One of the big items on my to-do list for this year is to finish painting the exterior of our house. I wasn’t actively posting on the blog when we started this, but let me tell you, we’ve been working on it for about three years now. Yes, three years. And yes, it is painful for me to admit that.
We decided we would paint the house ourselves because money was tight and hiring a house painter (especially for a house this old that is very likely to have lead paint) is pretty pricey. So we were like “Sure, we can totally do this!”
So i spent weeks on Pinterest & the internet, looking at possible paint colors. I took photos of our house and Photoshopped the possible paint colors so I could see what it would look like. I spent several days going back and forth between shades of gray. It was probably way more than 50 shades.
Finally, I settled on this paint scheme, and Kyla (wisely) agreed:
Here are the colors:
- Sherwin Williams 7622 Homburg Gray
- Sherwin Williams 2838 Polished Mahogany
- Sherwin Williams 7042 Shoji White
The gray is a nice, cool, greenish gray, and I love the visual weight it has. Our house is currently a really pale blue, and I have to admit that even after living here for over five years, I still miss the house sometime and have to go around the block to get back home. The creamy off-white for the trim is light enough to still look crisp and fresh, but not too bright that it will look dirty quickly. The red for the accent is a deep, rich mahogany red, which is about the only red I could ever handle since I’m just not a bright red door kinda gal.
After choosing the paint colors, I decided I better get some info on dealing with lead paint, since we were fairly sure we would have to deal with, being that the house was built in 1922. So I went to a workshop on painting older homes that was held for free by our city. It was really informative, and the notes I took from that workshop are pretty hilarious to read. When I take notes, I generally just write as much as I can of what someone says, and then go back later to read it and actually process what they were saying. One part of my notes reads “Question: what do you need to do it yourself? Good caulk [followed by more info on the good caulk], good paint [followed by more info on the good paint], and either lots of alcohol or lots of prayer, whichever works best for you.”
Over the course of a couple of months, I watched the paint sales and went to purchase my paint. I got some ridiculous amount of paint…and my back patio was covered in sealed five-gallon buckets for the next year. We still haven’t opened any of those top coat paint buckets, and I don’t even know if they’re still good.
We did start on the house though, even though we still haven’t gotten to the final paint colors. We scraped and scraped and scraped for months. My Mama, Daddy & Crazy Aunt came down and helped one day. My Daddy scraped half of one entire wall pretty much on his own. We nailed down boards that were loose, puttied big holes and scratches, and caulked the heck out of every gap. As we were going through this, we realized why the living room was always so cold. We knew there was no insulation in the walls, and we could see some small cracks in the beadboard on the interior wall. But when I saw that there were gaps as large as half and inch between some of the siding boards, I realized it was amazing that our electric & gas bills weren’t $500+ every month.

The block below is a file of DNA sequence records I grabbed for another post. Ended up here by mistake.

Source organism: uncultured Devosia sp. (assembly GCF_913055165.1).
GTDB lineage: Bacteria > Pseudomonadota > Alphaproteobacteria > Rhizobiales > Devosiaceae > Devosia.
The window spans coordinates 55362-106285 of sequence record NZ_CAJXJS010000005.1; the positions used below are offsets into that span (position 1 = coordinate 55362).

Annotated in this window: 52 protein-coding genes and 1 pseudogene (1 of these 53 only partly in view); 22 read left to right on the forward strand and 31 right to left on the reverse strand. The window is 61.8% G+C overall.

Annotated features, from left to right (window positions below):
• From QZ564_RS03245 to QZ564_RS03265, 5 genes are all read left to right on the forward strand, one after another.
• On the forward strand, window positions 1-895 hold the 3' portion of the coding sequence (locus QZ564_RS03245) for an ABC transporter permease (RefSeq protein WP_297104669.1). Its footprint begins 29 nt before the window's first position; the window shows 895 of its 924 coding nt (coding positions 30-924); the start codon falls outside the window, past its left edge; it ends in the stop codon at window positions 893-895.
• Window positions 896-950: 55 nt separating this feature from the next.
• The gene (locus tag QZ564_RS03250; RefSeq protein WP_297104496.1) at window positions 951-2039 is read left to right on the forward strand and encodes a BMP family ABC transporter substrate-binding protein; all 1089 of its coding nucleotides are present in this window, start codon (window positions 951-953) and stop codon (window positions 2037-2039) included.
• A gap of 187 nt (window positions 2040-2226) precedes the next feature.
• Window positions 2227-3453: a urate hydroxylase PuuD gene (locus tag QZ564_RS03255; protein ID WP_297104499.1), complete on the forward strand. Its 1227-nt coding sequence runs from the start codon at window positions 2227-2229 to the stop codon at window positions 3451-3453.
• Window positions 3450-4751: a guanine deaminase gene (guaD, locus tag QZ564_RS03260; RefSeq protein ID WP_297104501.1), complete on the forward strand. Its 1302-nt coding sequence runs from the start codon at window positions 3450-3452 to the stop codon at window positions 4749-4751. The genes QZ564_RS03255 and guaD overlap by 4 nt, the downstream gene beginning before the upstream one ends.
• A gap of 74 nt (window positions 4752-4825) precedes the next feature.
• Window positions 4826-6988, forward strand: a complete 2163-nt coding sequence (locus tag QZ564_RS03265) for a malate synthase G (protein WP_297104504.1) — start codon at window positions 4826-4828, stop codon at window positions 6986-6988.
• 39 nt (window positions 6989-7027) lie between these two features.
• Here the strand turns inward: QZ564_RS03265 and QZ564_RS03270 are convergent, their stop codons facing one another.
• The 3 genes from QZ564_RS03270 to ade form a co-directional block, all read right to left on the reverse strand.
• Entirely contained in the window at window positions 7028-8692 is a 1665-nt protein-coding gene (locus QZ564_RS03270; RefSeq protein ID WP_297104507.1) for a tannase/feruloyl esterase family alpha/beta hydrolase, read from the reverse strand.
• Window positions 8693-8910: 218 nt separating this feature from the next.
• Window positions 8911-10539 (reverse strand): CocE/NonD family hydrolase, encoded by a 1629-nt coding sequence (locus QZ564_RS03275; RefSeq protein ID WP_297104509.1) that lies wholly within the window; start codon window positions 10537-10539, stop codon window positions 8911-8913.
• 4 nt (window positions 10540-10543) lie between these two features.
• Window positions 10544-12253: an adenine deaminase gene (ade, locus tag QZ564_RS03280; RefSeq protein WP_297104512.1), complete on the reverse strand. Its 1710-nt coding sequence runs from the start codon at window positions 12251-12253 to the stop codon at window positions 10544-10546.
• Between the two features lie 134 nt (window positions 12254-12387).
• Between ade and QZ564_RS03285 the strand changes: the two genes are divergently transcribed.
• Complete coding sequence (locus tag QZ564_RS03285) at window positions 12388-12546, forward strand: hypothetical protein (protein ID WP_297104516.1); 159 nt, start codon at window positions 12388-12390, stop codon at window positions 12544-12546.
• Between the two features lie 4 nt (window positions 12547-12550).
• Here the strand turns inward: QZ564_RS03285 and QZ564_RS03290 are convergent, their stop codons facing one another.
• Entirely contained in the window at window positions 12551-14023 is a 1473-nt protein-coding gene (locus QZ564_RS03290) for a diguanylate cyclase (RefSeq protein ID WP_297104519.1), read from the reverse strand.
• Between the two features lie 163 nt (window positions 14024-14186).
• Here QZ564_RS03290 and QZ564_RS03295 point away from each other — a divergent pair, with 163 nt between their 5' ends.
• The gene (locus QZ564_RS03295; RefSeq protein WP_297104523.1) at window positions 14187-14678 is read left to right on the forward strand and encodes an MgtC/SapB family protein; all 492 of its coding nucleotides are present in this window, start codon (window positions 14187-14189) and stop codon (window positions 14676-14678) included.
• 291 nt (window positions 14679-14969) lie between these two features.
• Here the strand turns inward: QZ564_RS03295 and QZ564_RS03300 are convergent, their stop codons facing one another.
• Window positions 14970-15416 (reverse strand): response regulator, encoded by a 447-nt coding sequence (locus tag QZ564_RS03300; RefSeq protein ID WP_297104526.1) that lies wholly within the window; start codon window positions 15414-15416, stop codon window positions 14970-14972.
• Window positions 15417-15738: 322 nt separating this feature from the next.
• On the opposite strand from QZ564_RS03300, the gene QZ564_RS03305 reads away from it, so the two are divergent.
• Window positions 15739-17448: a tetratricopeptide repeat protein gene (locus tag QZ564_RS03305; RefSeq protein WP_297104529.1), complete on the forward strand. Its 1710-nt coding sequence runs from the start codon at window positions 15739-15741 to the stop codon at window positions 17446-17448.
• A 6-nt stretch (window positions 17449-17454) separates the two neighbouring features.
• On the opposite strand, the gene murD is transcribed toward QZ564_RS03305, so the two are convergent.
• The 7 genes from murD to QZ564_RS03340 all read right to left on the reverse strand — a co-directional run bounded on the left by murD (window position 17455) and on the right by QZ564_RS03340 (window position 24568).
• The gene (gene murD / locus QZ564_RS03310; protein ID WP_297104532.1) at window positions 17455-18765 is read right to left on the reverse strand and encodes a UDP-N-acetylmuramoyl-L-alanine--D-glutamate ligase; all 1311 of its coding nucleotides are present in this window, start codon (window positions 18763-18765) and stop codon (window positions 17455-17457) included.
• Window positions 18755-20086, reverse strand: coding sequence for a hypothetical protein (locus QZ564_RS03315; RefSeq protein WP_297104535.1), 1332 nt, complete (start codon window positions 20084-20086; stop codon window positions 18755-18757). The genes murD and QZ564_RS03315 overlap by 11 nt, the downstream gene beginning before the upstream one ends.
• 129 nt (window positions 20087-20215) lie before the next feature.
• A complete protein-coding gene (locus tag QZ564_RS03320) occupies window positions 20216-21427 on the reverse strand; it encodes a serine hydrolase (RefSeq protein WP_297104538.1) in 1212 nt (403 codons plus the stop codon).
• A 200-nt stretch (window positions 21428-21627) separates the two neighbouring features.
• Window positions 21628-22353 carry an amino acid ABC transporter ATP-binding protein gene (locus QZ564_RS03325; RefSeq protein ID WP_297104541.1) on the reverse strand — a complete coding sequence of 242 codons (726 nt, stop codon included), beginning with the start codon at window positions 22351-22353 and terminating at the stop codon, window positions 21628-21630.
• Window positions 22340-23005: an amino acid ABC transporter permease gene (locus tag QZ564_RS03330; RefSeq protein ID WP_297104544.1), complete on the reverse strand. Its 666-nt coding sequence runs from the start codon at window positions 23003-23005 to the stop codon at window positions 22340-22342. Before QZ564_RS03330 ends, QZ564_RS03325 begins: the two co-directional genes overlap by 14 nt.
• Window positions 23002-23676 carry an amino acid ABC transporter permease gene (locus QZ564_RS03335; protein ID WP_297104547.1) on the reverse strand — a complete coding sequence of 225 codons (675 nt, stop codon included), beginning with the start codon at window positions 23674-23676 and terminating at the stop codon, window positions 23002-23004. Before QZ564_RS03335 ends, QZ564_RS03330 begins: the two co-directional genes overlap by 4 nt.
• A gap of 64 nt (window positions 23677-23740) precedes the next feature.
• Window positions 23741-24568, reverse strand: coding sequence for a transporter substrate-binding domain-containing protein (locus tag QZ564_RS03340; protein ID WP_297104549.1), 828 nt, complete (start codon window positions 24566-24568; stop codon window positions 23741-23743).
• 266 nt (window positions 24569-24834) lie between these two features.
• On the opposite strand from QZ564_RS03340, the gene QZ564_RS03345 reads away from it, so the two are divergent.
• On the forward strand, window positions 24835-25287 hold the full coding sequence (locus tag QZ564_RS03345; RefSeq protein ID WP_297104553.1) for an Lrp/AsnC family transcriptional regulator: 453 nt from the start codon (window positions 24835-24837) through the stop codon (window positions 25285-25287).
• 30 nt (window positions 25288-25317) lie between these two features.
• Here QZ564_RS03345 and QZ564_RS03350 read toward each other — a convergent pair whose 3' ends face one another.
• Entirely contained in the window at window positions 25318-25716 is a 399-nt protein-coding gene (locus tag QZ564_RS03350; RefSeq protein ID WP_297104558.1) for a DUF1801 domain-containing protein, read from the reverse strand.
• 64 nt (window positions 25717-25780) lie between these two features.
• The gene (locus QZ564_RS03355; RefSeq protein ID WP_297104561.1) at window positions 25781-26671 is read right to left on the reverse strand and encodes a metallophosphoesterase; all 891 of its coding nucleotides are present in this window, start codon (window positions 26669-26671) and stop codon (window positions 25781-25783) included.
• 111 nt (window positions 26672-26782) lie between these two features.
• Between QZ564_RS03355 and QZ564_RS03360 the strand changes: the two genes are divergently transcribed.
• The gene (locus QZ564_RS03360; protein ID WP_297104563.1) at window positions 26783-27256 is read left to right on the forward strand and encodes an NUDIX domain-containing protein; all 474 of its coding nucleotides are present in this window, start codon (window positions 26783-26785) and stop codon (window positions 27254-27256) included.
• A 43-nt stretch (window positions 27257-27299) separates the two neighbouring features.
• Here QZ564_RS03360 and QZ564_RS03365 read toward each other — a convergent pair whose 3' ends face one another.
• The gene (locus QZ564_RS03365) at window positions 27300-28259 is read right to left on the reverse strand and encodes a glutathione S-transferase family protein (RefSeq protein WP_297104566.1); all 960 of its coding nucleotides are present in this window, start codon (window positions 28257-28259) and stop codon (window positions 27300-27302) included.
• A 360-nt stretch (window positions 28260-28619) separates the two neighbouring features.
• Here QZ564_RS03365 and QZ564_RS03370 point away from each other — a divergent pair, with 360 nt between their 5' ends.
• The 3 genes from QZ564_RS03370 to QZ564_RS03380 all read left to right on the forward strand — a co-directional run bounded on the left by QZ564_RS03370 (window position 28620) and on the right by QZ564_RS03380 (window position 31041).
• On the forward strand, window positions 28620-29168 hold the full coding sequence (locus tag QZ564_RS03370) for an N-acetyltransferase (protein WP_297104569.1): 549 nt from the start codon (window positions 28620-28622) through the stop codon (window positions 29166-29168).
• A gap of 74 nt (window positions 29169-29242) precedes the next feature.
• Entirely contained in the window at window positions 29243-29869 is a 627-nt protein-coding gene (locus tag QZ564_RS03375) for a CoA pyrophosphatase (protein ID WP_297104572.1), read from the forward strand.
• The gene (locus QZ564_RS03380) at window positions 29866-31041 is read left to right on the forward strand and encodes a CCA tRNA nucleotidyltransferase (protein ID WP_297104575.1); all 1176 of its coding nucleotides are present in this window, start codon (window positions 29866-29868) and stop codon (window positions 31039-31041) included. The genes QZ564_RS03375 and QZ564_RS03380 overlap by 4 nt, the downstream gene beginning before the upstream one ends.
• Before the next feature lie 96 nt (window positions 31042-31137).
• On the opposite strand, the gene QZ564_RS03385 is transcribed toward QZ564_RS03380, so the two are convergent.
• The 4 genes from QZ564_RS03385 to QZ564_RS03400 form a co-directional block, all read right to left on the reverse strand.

The next year, I got brave, borrowed a tall ladder from a neighbor, and set to work scraping the front gable of the house above the porch. I would do this while the girls were in preschool, and various pedestrians would comment as they walked by. I would always wear whatever random old clothes I could find, my hair was always speckled with paint where I wiped it away from my face before remembering my hand was covered in paint, and since I’m terrified of heights, I either had a look of intense concentration or pure dread on my face. So, when these pedestrians would greet me or ask questions, I held on to the ladder for dear life and turned as much as I dared to answer them. I was convinced they thought I was nuts.
Sometime we got tired of scraping, and decided we’d go ahead and put primer on the parts we had already scraped. Since it was taking so long, and we didn’t want the hundred year old siding to be totally exposed for too long, this seemed like a good idea. We got most of the wall by the driveway primed (except the top 6 feet or so, since we didn’t have a ladder that could reach that high), the walls on the front of the house under the porch, and parts of the porch itself. Now, we didn’t use a white primer, since we’d be painting a medium gray for the top coat…we use a primer tinted with 50% gray. This 50% gray primer has a bit of a bluish tint to it, and it turns out that most people who have visited the house think that’s the final paint color. I find it funny that everyone looks at it and thinks we’re about halfway done!
This year, it will happen, I swear. By Christmas 2014, the house will be totally painted, either by my hands or someone I’ve hired, because this has just gotten ridiculous.